The Jewish Federation of Greater Charlotte recently committed funds to sponsor six local educators to travel to Israel this summer to teach English in its partnership region of Hadera as part of TALMA, the Israel Program for Excellence in English. The program pairs native English-speaking educators from around the world with their Israeli Hebrew-speaking counterparts. In addition to professional development, the program allows American teachers to reconnect to both Israel and their Judaism. “Enhancing our community’s understanding and relationship with Israel is one of the Federation’s strategic priorities,” says Tair Giudice, chief impact officer. “TALMA provides young adults from our community the unique opportunity to spend a summer in Israel volunteering in public schools, building relationships with their Israeli counterparts, and deepening their connection to Israel and the Jewish world.”
Eliana Berger, a fifth grade teacher at Sterling Elementary, and Jesse Mazen, a special education teacher at Charlotte Metro School, will be heading to the Hadera-Eiron Region this summer as part of the program.
Eliana says, “I have been in Charlotte my entire life and grew up within the Jewish community here. I’m on the board of the Young Jewish Professionals groups in Charlotte and am passionate about obtaining a strong Jewish identity. As a child, I attended Ramah Darom for ten summers and traveled to Israel with them when I was 16. My older brother made Aliyah 11 years ago and has been living in Israel ever since. I have a very strong love for Israel and although I haven’t been in eight years, I will always feel very connected to it. I can not think of a more rewarding and amazing way to spend my summer than to work with other educators from around the world and be engulfed in the Israeli culture. I would love to represent Jewish Charlotte!
“While in Israel, when I was sixteen, I volunteered in an elementary school. At that point, I already knew I wanted to be a teacher but that experience solidified it. I am so interested in working alongside an Israeli educator and hopefully taking all of their knowledge back to use in my own classroom in Charlotte.
“I am inspired to join TALMA because I want to grow as an educator and truly believe the best way is by watching and working with other teachers. I have only ever worked in low-income schools which makes TALMA even more appealing and exciting to me. I have a passion for helping students grow — not only as learners, but as people. To know that these students are from Charlotte’s sister city makes it all the more special.”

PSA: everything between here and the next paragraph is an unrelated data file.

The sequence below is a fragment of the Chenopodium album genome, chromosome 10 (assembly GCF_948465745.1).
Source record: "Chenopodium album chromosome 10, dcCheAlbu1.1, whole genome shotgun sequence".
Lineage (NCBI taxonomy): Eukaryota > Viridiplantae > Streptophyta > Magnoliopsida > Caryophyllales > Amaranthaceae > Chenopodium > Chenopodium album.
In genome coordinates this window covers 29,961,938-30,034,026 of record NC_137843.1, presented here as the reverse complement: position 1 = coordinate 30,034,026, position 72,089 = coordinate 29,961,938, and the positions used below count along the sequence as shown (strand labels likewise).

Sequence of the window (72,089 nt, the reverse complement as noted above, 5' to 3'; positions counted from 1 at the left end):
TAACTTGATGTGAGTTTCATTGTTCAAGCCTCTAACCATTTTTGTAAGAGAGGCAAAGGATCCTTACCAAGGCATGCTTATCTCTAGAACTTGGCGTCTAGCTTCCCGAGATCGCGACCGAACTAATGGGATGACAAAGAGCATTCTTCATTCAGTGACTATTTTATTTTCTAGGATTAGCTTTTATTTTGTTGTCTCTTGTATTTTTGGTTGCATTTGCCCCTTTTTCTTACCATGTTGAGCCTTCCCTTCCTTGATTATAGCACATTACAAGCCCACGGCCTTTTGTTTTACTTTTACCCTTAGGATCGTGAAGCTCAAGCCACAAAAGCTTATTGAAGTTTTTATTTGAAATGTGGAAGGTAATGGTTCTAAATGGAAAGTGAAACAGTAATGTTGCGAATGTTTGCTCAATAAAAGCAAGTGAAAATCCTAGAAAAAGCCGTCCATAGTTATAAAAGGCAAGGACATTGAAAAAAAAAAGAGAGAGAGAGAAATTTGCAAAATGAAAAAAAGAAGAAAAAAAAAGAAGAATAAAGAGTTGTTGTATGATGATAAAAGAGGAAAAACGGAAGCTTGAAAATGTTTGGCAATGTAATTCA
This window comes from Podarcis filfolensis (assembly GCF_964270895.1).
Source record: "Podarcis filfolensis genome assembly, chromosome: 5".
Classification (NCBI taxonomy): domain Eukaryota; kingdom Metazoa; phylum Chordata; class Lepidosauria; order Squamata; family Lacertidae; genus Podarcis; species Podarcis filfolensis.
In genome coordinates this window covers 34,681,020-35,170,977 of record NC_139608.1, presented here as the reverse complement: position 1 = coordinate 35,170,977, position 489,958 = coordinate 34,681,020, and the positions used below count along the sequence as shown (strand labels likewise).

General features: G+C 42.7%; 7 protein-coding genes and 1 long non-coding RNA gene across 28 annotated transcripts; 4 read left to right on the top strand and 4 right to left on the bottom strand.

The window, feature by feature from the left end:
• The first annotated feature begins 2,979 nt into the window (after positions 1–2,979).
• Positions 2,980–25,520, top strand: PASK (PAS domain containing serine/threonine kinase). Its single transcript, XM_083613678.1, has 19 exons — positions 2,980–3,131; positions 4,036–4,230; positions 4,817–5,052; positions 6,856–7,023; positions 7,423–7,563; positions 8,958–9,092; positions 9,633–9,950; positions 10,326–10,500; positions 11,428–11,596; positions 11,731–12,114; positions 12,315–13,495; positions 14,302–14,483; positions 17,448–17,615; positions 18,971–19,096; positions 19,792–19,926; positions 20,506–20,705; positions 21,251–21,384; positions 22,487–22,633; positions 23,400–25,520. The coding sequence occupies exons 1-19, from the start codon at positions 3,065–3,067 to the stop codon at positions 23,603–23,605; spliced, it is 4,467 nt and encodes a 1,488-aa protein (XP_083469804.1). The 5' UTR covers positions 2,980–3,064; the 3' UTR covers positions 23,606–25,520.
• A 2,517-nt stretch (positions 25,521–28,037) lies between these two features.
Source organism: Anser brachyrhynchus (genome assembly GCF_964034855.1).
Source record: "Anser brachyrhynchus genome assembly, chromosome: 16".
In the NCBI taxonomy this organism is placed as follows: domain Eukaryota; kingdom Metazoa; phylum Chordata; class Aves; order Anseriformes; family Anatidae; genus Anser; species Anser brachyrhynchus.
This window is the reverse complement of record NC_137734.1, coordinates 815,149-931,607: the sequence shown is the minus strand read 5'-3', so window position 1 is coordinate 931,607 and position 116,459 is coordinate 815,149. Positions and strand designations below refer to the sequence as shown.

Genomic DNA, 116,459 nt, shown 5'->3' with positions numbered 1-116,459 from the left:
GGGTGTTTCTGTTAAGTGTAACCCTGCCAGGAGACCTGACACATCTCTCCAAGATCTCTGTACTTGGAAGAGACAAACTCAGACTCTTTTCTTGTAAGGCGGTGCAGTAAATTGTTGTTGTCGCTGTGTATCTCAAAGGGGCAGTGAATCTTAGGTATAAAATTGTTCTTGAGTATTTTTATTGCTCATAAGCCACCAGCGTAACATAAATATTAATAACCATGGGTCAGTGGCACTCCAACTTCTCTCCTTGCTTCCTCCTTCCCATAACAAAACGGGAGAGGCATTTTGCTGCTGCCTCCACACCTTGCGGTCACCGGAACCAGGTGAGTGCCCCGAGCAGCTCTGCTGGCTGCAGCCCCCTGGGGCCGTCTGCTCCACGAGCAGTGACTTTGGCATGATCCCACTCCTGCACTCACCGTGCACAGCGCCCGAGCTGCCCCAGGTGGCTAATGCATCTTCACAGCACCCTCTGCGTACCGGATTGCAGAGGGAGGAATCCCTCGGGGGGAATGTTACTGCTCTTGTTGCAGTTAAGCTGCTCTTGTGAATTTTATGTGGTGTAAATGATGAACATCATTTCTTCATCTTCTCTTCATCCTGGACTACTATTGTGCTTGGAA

Tisha Greene, assistant dean for the Office of School and Community Partnerships, UNCC, says of Eliana, “When I hired Eliana to teach four years ago, she was named the North Carolina Student Teacher of the Year. She is an amazing teacher.”
Also traveling to Israel is Jesse Mazen, special education teacher at Charlotte Metro School.
“I have been to Israel twice. Once for Birthright and once for an internship with the Joint Distribution Center (JDC). During both of these experiences, I loved learning about Israeli culture and further exploring my Jewish identity. Since visiting Israel, I have joined a young professional Jewish organization to keep exploring and learning. I’ve been itching to go back to Israel as I find myself getting more and more involved with Judaism every time I visit.
I’m always interested in exploring new ways to teach and broaden my horizons. I believe we can learn something new from anyone around us. I currently work with individuals with Autism Spectrum Disorder. Differentiating instruction and individualizing programs is crucial for my students’ growth. Observing how Israeli teachers approach problems compared to American teachers will help me gain different perspectives on how I can transform my instruction to benefit my students. Behavior management strategies differ in every classroom. In special education, we are constantly using evidence-based practices to help with behavior management. My long-term goal is to work as a behavior analyst and I think it would be extremely beneficial to see what behavior strategies Israeli teachers use that differ from the strategies we use in the states.
To me, excellence is continuing to work to better yourself. My grandfather used to have a saying “Good, better, best, never let it rest till your good is better and your better is best.” I did not know this saying until I attend his funeral last week. This saying resonated with me. In the classroom, especially as a teacher, I believe we are always continuing to grow. We need to always strive to do better. Once we think we’ve reached our best we must tell ourselves “no, we can do more”. This continuous growth in our teaching is how we will achieve excellence in the classroom. This model will also inspire our students to reach excellence inside and outside the classroom.
Be sure to look in September’s Charlotte Jewish News for a follow-up interviews with Eliana and Jesse.